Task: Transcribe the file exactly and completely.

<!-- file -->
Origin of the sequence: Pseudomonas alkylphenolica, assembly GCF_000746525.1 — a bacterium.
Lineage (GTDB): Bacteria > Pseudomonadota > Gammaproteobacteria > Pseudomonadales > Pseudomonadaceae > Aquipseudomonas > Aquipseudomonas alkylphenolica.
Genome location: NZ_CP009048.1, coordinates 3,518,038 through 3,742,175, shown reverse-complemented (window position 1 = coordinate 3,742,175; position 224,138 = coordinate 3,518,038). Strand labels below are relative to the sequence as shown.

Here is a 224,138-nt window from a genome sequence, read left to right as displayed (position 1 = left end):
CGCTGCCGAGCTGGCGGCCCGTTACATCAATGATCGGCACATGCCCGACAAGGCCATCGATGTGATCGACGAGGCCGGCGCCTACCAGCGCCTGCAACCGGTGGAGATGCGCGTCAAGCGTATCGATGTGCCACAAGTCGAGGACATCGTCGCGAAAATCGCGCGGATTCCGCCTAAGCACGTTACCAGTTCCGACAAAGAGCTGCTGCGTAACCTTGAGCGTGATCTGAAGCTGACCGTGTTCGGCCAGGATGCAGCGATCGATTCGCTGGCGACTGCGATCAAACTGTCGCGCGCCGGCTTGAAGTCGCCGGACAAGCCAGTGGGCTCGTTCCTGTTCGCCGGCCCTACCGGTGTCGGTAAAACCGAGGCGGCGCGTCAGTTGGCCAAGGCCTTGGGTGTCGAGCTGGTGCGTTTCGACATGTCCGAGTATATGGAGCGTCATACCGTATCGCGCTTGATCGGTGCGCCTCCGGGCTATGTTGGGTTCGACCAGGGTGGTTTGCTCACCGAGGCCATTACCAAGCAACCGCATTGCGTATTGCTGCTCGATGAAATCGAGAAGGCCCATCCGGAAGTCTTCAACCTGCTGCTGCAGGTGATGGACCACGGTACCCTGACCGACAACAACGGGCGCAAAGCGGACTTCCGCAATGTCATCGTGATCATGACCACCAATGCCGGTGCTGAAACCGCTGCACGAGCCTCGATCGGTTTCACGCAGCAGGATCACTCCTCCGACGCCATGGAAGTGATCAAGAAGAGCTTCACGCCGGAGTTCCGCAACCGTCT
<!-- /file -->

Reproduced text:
Origin of the sequence: Pseudomonas alkylphenolica, assembly GCF_000746525.1 — a bacterium.
Lineage (GTDB): Bacteria > Pseudomonadota > Gammaproteobacteria > Pseudomonadales > Pseudomonadaceae > Aquipseudomonas > Aquipseudomonas alkylphenolica.
Genome location: NZ_CP009048.1, coordinates 3,518,038 through 3,742,175, shown reverse-complemented (window position 1 = coordinate 3,742,175; position 224,138 = coordinate 3,518,038). Strand labels below are relative to the sequence as shown.

Here is a 224,138-nt window from a genome sequence, read left to right as displayed (position 1 = left end):
CGCTGCCGAGCTGGCGGCCCGTTACATCAATGATCGGCACATGCCCGACAAGGCCATCGATGTGATCGACGAGGCCGGCGCCTACCAGCGCCTGCAACCGGTGGAGATGCGCGTCAAGCGTATCGATGTGCCACAAGTCGAGGACATCGTCGCGAAAATCGCGCGGATTCCGCCTAAGCACGTTACCAGTTCCGACAAAGAGCTGCTGCGTAACCTTGAGCGTGATCTGAAGCTGACCGTGTTCGGCCAGGATGCAGCGATCGATTCGCTGGCGACTGCGATCAAACTGTCGCGCGCCGGCTTGAAGTCGCCGGACAAGCCAGTGGGCTCGTTCCTGTTCGCCGGCCCTACCGGTGTCGGTAAAACCGAGGCGGCGCGTCAGTTGGCCAAGGCCTTGGGTGTCGAGCTGGTGCGTTTCGACATGTCCGAGTATATGGAGCGTCATACCGTATCGCGCTTGATCGGTGCGCCTCCGGGCTATGTTGGGTTCGACCAGGGTGGTTTGCTCACCGAGGCCATTACCAAGCAACCGCATTGCGTATTGCTGCTCGATGAAATCGAGAAGGCCCATCCGGAAGTCTTCAACCTGCTGCTGCAGGTGATGGACCACGGTACCCTGACCGACAACAACGGGCGCAAAGCGGACTTCCGCAATGTCATCGTGATCATGACCACCAATGCCGGTGCTGAAACCGCTGCACGAGCCTCGATCGGTTTCACGCAGCAGGATCACTCCTCCGACGCCATGGAAGTGATCAAGAAGAGCTTCACGCCGGAGTTCCGCAACCGTCT